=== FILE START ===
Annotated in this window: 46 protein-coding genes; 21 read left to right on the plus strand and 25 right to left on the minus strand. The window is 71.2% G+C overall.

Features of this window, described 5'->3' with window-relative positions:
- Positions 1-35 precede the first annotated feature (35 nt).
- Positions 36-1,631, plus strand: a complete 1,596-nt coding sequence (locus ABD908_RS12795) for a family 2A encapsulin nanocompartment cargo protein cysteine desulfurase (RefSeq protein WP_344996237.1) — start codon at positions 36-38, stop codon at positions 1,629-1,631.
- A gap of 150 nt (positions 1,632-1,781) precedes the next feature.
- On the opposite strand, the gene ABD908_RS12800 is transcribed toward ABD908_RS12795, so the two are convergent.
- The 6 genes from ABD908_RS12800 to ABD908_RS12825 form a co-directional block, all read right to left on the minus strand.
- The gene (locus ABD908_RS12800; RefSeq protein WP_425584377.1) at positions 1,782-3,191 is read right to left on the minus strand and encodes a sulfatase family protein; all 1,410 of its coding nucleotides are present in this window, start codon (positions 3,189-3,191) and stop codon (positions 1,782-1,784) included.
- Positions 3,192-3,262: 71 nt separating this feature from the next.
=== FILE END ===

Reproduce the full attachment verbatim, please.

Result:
Annotated in this window: 46 protein-coding genes; 21 read left to right on the plus strand and 25 right to left on the minus strand. The window is 71.2% G+C overall.

Features of this window, described 5'->3' with window-relative positions:
- Positions 1-35 precede the first annotated feature (35 nt).
- Positions 36-1,631, plus strand: a complete 1,596-nt coding sequence (locus ABD908_RS12795) for a family 2A encapsulin nanocompartment cargo protein cysteine desulfurase (RefSeq protein WP_344996237.1) — start codon at positions 36-38, stop codon at positions 1,629-1,631.
- A gap of 150 nt (positions 1,632-1,781) precedes the next feature.
- On the opposite strand, the gene ABD908_RS12800 is transcribed toward ABD908_RS12795, so the two are convergent.
- The 6 genes from ABD908_RS12800 to ABD908_RS12825 form a co-directional block, all read right to left on the minus strand.
- The gene (locus ABD908_RS12800; RefSeq protein WP_425584377.1) at positions 1,782-3,191 is read right to left on the minus strand and encodes a sulfatase family protein; all 1,410 of its coding nucleotides are present in this window, start codon (positions 3,189-3,191) and stop codon (positions 1,782-1,784) included.
- Positions 3,192-3,262: 71 nt separating this feature from the next.